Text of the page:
Adding another page to the growing list of TV shows debuting in new formats, Yahoo announced yesterday that it is teaming up with CBS Television to air free episodes of two of its popular prime-time comedies.
Yahoo TV began presenting the network sitcoms, “Two And A Half Men” and “How I MetYour Mother,” on Monday, marking the first time a Web portal has streamed afull-length CBS show. Future installments will air every Monday night with nocommercials and remain available to viewers for a week.
Yahoo’s latest move illustrates a fast-moving trend on the part ofbroadcasters to launch their programming in digital venues. Warner Bros.,for example, recently made some of its classic shows available online.
NBC and ABC are also offering programs for download to Apple Computer’svideo iPod through its popular iTunes store. Then there is the wirelessversion of pervasive TV. Call it an epiphany that there are different audiences for different mediums.
On the wireless side of the equation, Verizon is upping the ante in a partnership with CBS Television, with the announcement that its V Cast multimedia service will stream some of CBS Television’s most-watched programs — including “CSI,” “Survivor,” David Letterman and “Entertainment Tonight” — beginning this month.
CBS chose a selection of its most popular content brands across prime time,late night and syndication for its first venture into the cell-phonearena.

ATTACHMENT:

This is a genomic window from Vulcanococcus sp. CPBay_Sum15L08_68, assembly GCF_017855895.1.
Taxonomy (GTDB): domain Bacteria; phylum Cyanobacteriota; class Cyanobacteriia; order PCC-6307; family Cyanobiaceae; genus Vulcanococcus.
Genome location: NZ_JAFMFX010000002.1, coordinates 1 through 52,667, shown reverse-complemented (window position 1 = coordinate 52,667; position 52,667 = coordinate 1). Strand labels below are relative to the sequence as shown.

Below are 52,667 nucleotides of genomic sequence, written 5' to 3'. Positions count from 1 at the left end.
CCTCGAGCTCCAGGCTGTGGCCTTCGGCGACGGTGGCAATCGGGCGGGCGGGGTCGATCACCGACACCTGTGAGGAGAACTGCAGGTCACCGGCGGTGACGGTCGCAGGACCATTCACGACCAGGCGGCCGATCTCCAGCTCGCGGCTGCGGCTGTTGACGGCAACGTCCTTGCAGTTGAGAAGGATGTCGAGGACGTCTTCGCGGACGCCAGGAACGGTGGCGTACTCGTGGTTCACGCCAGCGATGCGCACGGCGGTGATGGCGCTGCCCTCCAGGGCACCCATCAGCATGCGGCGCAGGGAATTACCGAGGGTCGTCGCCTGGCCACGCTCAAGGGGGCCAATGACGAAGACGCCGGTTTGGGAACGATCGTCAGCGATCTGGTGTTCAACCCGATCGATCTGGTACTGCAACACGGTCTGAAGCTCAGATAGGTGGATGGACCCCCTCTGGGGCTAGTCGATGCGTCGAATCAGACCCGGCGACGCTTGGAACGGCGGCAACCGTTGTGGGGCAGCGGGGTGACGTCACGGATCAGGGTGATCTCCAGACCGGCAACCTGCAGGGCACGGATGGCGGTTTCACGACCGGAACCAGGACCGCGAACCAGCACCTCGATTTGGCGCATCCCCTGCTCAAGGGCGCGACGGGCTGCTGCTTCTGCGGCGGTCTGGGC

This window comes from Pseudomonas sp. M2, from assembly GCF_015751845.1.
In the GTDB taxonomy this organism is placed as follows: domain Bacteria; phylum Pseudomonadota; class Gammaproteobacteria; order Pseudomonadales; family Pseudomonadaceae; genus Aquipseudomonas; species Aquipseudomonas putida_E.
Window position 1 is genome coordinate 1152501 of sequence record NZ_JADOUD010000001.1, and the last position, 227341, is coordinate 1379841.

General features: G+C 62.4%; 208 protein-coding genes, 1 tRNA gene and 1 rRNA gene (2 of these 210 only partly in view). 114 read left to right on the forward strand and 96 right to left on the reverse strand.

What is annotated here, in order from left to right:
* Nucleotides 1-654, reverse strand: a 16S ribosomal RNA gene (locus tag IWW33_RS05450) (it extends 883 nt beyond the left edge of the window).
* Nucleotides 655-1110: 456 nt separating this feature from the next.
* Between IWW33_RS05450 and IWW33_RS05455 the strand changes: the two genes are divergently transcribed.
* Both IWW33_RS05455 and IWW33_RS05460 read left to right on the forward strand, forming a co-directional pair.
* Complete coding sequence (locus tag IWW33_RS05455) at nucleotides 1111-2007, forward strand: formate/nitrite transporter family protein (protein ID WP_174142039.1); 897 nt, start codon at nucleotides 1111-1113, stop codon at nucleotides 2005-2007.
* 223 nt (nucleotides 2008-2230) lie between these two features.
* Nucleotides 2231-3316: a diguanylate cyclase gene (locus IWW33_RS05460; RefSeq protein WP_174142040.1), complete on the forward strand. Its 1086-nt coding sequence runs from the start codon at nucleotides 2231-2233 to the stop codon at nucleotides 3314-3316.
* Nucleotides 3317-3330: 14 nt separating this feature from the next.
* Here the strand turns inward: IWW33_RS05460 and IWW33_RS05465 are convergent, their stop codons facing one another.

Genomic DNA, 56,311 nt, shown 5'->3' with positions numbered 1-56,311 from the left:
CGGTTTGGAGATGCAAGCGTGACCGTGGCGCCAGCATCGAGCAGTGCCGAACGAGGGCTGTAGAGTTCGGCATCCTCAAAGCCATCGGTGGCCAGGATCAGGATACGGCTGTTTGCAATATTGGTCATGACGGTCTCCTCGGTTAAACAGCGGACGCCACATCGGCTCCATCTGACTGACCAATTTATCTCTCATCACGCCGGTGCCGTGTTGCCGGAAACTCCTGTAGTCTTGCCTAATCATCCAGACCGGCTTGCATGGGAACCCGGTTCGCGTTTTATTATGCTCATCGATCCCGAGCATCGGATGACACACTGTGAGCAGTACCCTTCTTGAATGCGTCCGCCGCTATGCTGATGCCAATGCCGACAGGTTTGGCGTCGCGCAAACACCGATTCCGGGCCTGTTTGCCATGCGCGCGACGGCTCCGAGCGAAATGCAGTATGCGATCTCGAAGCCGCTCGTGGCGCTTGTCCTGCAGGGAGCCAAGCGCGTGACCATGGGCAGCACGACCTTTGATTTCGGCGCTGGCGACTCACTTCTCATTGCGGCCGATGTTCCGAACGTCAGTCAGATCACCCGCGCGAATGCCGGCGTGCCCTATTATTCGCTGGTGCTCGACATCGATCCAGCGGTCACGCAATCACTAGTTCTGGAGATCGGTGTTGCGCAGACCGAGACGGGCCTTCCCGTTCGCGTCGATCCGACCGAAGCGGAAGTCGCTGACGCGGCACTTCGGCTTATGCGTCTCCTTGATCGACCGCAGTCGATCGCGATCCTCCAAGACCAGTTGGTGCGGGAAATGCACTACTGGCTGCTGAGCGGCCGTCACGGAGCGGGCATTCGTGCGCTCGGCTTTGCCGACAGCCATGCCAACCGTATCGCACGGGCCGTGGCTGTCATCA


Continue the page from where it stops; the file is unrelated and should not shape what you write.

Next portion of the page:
Cingular Wireless has also announced an on-demand streaming videoservice. Dubbed Cingular Video, it debuts in a partnership withHBO, promising viewers personalized access to high-quality clips onhigh-speed-capable phones.
Cingular Video plans to begin offering customized content — including news,sports, weather and entertainment clips — early next year. Cingular iscurrently offering expanded ringtones, graphics and messaging, as well asexclusive entertainment content, including trivia and games, to consumers’wireless phones.
A trend toward multimedia innovation is sweeping the tech industry, said Jason Dowdell, publisher of MarketingShift, a blog focused on media research and technology.
“It’s not just video but every form of media in every format imaginable andcombined in ways we’ve yet to even think about,” he told TechNewsWorld. “The Internet is making the sharing of video, audio, text, etc., easier and easier — sothis small trend with TV is only going to get bigger.”
There’s another aspect of this subject to consider: competition between Yahoo andGoogle. Yahoo owns New York City, and New York City is all about TV,music and fame, Dowdell said.
“Who had a doubledecker tour bus painted purple with huge Yahoo logos on itfor the Howard Stern Party? Yahoo. Who has ads on top of every taxi at theend of each Apprentice episode? Yahoo. Who did a charity event on theApprentice in NYC? Yahoo,” he pointed out.
Where is Google in NYC? Nobody knows, according to Dowdell.
“While Google and AOL are figuring out what they’re going to do, Yahoohas already made several moves,” he noted. Yahoo has gotten the attention of Madison Avenue, and he’s not sure Google — or anyone — can catch up.